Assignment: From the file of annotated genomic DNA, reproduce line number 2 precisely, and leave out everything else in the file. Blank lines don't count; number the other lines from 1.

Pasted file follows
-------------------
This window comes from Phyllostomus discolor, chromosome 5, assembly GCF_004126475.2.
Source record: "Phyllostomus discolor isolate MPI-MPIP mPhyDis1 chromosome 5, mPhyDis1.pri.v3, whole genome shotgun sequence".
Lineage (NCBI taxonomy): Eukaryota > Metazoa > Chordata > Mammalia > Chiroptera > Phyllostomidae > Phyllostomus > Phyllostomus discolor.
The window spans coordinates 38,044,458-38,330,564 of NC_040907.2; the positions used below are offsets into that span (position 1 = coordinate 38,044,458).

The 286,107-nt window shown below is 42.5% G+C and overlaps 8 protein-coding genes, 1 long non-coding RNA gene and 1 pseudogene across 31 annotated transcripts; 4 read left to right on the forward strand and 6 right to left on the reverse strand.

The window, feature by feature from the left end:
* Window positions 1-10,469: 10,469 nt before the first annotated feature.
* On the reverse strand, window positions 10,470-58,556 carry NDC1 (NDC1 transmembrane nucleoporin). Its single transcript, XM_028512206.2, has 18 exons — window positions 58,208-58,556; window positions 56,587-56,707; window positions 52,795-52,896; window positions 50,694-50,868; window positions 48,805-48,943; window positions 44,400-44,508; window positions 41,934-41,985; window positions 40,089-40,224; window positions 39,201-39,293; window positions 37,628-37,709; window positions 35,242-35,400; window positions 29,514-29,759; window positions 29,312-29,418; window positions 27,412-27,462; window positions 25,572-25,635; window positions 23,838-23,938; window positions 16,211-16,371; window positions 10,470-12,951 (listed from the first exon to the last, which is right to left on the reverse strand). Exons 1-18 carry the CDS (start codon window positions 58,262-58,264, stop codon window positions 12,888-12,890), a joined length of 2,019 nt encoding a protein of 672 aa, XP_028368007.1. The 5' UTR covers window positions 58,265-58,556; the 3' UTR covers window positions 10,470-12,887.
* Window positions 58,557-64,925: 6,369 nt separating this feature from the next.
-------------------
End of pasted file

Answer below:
Source record: "Phyllostomus discolor isolate MPI-MPIP mPhyDis1 chromosome 5, mPhyDis1.pri.v3, whole genome shotgun sequence".